In 2014 CIRIA C735 Good practice on the testing and verification of protection systems for buildings against hazardous ground gases was published. This offered guidance to levels of independent verification required on site along with methodology for the risk-based approach to determine this and levels of integrity testing. It also outlines the pro’s and con’s of different types of integrity testing and offers points to consider when selecting these. The following recommendations were set out by the authors of this document as key points.

Ciria 735

"Good practice on the testing and verification of protection systems for buildings against hazardous ground gases"


  • The role and responsibilities of the LA regulators (in particular the contaminated land officers or environmental health officers as advisors to the local planning authority) should be more fully recognised and understood. In particular, with respect to the assessment and approval of the developers’ planning proposals, the imposition of planning conditions and their discharge by reference to satisfactory verification reports. Early and appropriate consultation with the regulator throughout the process is recommended
  • Planning conditions should continue to be used to require appropriate investigation, assessment, remediation and verification in a continuation of the good regulatory practice built up over the last several years.
  • Regulators, clients, consultants and contractors should aim to discourage behaviour whereby insufficient verification activities are carried out. It is recommended that unsuitable and incomplete verification reports should be systematically rejected by the LA regulators, to encourage good practice in future.
  • There is a general need for up-skilling across the sector to better disseminate good practice. It is recommended that a programme of training and dissemination (relevant to all sectors) is devised and implemented. It is proposed that Construction Skills should develop a competent persons scheme for the installation of gas protection systems. Once such a scheme is in place it is recommended that it is supported by all relevant parts of the industry (manufacturers, installers, contractors, consultants, and regulators).
  • It is recommended that installers obtain the relevant NVQ diploma (or equivalent) such that over the next few years this becomes an accepted minimum standard for these specialists. Anyone carrying out the installation of gas protection systems (especially involving gas membrane installation) will have, or should be working towards, the relevant NVQ (or equivalent) qualification.
  • The verification plan (which includes consideration of the need for any integrity testing) should become an integral part of the design of the gas protection system.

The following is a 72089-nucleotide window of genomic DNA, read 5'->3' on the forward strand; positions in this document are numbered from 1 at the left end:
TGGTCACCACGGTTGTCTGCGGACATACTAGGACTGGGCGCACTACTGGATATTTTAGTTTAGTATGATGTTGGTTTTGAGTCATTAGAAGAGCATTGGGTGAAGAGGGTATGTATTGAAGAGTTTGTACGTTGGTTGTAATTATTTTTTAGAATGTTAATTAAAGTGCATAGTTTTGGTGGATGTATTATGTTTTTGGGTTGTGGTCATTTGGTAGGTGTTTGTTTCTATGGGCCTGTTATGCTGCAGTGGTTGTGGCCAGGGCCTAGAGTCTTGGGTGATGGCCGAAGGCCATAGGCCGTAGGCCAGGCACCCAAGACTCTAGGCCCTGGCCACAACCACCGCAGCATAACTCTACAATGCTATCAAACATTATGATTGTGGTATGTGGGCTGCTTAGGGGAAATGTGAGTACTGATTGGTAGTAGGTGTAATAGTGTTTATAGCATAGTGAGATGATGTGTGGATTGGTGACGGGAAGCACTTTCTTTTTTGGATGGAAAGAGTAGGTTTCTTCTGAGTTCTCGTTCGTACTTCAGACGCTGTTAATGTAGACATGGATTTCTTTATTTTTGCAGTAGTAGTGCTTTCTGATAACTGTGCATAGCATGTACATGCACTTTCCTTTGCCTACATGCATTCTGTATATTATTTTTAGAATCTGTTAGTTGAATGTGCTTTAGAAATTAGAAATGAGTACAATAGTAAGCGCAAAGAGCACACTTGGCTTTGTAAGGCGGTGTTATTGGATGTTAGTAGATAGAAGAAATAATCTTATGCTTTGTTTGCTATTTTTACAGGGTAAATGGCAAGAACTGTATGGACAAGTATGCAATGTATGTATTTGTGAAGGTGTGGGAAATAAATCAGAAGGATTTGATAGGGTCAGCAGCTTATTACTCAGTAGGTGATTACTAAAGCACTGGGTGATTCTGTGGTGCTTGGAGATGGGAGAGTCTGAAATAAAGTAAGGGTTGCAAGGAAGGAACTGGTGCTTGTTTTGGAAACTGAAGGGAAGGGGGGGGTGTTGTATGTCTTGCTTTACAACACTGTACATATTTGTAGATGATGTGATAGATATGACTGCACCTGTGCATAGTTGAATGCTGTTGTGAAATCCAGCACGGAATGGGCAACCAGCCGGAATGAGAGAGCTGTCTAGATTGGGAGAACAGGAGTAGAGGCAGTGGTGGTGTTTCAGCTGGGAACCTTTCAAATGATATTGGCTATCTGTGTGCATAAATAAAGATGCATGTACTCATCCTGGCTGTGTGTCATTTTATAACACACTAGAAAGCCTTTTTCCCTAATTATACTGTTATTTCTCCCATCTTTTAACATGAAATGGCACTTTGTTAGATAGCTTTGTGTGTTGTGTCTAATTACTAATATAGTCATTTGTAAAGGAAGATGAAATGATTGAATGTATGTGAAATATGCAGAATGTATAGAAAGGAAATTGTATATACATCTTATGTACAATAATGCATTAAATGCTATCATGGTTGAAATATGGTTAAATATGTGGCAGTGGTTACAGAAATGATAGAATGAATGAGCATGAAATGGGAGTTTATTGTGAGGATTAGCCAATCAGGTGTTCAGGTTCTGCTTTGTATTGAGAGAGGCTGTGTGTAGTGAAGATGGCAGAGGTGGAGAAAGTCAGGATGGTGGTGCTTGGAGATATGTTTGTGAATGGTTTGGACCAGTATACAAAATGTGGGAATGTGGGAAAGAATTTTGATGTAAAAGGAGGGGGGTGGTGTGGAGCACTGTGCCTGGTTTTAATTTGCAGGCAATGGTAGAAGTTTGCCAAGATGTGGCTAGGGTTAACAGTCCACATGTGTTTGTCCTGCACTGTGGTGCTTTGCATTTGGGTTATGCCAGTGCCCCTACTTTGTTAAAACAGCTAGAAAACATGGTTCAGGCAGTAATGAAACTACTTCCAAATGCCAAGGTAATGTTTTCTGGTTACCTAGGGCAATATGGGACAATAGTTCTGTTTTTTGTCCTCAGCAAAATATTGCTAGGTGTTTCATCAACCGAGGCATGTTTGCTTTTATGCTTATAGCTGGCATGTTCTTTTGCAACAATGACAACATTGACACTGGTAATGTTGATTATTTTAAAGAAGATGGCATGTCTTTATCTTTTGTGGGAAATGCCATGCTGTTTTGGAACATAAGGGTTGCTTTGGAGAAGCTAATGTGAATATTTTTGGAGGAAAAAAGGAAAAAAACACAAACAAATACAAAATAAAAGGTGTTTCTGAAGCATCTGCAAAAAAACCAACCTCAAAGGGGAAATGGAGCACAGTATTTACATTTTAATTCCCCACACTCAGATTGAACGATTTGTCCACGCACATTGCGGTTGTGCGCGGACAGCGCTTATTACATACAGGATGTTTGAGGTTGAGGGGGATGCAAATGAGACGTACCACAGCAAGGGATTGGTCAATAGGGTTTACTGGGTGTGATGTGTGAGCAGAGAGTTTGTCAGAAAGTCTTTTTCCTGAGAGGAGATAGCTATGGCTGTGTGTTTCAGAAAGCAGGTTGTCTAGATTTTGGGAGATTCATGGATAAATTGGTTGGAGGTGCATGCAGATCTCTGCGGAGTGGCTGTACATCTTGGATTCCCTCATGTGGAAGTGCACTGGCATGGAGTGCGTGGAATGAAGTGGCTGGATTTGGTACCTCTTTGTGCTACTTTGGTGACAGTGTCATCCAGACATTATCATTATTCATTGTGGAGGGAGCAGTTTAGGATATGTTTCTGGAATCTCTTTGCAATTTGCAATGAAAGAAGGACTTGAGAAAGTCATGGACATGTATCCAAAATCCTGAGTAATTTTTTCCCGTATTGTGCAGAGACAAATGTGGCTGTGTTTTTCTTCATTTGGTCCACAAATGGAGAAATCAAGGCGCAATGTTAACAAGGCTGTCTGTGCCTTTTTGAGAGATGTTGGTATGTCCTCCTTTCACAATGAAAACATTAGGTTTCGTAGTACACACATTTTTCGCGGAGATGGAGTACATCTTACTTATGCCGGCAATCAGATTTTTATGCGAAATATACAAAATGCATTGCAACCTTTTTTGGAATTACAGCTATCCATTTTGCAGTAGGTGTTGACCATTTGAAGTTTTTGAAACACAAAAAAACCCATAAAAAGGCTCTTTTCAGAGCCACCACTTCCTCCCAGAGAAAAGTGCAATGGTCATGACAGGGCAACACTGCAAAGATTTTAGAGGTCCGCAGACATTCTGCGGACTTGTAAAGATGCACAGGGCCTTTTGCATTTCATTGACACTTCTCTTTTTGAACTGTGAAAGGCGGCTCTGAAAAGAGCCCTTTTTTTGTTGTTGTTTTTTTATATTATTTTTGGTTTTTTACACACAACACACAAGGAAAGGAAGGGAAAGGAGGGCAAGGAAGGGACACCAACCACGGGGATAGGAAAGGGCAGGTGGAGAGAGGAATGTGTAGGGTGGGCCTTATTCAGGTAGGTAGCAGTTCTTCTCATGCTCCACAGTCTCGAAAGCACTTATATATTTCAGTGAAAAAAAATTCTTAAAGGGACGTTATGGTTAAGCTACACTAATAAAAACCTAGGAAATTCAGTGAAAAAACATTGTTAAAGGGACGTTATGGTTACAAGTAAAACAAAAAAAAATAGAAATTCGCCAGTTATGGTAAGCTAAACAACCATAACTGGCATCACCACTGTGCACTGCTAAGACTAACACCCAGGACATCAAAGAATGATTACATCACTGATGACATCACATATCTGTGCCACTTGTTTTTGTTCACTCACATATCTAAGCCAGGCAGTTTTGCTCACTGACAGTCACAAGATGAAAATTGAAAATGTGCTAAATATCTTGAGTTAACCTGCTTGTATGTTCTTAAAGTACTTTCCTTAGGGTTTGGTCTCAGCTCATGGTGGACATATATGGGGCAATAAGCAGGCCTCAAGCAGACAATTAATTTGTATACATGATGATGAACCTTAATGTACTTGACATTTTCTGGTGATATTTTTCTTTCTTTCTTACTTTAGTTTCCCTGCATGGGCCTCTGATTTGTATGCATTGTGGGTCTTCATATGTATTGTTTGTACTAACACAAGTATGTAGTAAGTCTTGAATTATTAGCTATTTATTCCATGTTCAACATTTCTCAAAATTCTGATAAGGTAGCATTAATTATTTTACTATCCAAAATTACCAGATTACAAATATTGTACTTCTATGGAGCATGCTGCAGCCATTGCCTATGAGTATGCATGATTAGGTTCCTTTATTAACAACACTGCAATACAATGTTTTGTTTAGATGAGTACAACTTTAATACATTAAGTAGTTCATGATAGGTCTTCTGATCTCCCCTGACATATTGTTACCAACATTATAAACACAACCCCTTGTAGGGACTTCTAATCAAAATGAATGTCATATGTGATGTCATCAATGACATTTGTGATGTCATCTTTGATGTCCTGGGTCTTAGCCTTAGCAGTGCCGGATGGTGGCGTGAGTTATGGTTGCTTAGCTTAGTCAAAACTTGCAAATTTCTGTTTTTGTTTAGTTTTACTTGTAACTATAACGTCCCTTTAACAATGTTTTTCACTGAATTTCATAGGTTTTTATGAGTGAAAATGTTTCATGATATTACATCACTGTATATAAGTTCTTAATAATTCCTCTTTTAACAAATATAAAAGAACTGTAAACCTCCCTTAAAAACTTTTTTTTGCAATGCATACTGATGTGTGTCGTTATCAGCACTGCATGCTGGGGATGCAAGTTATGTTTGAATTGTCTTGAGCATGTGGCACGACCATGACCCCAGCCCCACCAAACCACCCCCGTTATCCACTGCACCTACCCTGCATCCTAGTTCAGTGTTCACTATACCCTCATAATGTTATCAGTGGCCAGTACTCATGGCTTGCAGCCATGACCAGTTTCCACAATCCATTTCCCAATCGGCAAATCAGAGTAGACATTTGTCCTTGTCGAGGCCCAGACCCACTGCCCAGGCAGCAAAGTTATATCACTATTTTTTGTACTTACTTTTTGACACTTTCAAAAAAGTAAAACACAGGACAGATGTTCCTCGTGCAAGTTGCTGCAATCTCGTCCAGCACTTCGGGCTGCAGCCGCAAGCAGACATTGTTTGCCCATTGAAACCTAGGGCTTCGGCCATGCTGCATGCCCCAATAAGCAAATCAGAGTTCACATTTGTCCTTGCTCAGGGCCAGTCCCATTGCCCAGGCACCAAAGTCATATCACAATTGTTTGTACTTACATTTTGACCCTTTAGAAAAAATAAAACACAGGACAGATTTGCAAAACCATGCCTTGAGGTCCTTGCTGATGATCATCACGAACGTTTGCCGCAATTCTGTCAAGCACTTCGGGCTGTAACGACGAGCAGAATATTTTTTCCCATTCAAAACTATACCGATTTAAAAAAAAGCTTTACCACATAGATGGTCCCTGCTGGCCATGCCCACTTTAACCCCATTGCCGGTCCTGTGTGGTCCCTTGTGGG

• Independent verification should be recognised as an important element in the process and its use will strengthen and raise the quality of the installation.
  • The degree and intensity of independent verification should reflect the assessed level of risk, the nature of the gas protection system, the quality of the product(s) and the competence of the installer.
  • Those involved in such independent verification should be appropriately independent of the installer and should be appropriately competent and experienced.
  • In most circumstances an unreinforced 1200g gas membrane will not survive the construction process intact. So it is recommended that a proprietary gas membrane should be specified having full regard to the gas/vapour concerned, the material it is manufactured from (which should be virgin polymer), its physical properties (tensile strength, puncture resistance) and permeability to the gas in question. Thickness also becomes a key parameter if joints are welded. Adequate protection of the gas membrane (appropriate to the build sequences of follow-on trades and the robustness of the gas membrane used) will always be required to ensure that installed gas membranes have retained their integrity.
  • It is recommended that a programme of research into integrity test methods is carried out to provide independent evidence of efficacy, optimum test method etc. This should include research and development of injection methods that do not rely upon the deliberate creation of defects in the gas membrane.
  • The standard pro forma presented in Appendix A of C735 is recommended for all site inspections carried out as part of the verification of gas protection systems to buildings.